To implement the hook grip in your training, I recommend that you start by pulling your last warm-ups and working sets with the hook grip. Often a lifter who has previously been deadlifting with an alternate grip will decide to make the switch to hook grip, and they will find that the hook grip is just too uncomfortable to pull an entire 5 rep set at their current working weight. If this is the case, an effective way to begin the transition is to start by pulling the first rep or two with the hook grip and then finishing out the set of 5 by switching back to the alternate grip mid set. Over time the idea is to perform more and more reps with the hook grip and less with the alternate grip. Eventually the lifter will be able to perform an entire set of 5 heavy deadlifts with the hook grip.
Lifting straps are usually made of nylon, leather, or canvas. They wrap around your wrist and around the barbell to ensure a secure grip. The benefits of using straps are that they essentially hold the weight of the barbell for you by transferring most of the weight into the wrists and arms. Also, since straps are used with the double overhand grip, the shoulders are loaded symmetrically. Lifting straps do not allow the lifter to effectively train her grip strength, however, and therefore should be used sparingly.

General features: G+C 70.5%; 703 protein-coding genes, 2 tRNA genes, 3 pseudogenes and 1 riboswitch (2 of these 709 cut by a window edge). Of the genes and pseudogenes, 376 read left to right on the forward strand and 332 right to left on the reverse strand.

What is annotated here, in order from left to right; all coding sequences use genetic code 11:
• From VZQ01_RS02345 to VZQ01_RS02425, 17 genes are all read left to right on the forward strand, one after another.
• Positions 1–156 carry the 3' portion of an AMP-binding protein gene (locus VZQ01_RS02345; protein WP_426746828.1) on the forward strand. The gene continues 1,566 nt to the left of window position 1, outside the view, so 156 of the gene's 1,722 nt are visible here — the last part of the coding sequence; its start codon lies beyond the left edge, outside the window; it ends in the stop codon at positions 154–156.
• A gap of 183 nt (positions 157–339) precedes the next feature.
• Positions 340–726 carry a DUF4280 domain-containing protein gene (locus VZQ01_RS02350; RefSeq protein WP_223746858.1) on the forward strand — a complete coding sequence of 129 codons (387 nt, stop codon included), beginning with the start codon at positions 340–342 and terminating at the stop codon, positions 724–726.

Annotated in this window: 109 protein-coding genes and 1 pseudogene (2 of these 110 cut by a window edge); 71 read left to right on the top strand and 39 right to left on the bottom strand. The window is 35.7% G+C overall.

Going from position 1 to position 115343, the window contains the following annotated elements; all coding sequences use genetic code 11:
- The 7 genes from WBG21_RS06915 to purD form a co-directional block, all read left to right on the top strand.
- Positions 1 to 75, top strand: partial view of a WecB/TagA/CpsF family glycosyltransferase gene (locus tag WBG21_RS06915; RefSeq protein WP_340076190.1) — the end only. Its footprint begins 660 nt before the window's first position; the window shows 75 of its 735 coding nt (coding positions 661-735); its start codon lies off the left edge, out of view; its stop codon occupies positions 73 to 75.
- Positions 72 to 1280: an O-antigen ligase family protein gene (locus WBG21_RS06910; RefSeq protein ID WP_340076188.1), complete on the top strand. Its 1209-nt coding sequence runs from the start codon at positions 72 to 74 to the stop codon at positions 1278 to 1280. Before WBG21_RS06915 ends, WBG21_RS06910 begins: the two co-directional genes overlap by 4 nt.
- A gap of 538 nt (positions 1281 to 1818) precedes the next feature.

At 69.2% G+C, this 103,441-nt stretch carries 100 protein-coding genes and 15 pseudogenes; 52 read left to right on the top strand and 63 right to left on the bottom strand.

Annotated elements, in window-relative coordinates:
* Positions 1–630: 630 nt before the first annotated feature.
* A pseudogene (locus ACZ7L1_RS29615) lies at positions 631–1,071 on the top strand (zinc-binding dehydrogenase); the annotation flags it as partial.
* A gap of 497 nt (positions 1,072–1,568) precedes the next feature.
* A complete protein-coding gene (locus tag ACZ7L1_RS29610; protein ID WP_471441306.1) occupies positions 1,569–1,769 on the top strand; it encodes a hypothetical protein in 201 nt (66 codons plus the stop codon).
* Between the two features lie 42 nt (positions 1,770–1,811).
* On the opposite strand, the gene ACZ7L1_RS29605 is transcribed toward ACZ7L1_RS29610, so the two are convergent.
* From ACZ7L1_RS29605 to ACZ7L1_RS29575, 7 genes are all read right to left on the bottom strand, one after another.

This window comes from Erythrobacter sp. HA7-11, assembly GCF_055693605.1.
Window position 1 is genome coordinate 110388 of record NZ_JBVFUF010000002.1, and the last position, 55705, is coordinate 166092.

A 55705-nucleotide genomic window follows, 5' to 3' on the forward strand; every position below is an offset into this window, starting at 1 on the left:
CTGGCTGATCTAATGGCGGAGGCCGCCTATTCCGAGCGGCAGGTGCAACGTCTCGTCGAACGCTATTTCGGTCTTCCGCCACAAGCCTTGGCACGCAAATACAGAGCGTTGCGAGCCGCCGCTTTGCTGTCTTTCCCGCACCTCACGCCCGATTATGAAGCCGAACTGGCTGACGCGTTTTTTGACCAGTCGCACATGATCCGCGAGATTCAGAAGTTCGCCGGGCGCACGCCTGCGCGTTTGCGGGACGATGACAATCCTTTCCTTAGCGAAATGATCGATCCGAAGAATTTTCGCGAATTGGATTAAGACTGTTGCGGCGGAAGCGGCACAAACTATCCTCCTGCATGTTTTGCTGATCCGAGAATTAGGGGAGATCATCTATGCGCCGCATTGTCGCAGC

Lifting straps are useful when working with older clients, trainees with hand injuries, or lifters with no desire to compete in a powerlifting or weightlifting competition (which do not allow straps). Furthermore, lifting straps are very useful for intermediate and advanced trainees. For these lifters, straps can be used for assistance exercises such as: RDLs, halting deadlifts, and barbell rows. Since straps allow a lifter to pull a weight that otherwise could not be held in the hands, they are ideal for training heavy partials, like rack pulls, which are commonly done with loads equal to or in excess of the lifters 1 rep max. Lastly, more advanced trainees will typically perform higher volume deadlift workouts. For these individuals I often recommend performing the first work set with either a hook or mixed grip and finishing out the remaining sets with straps.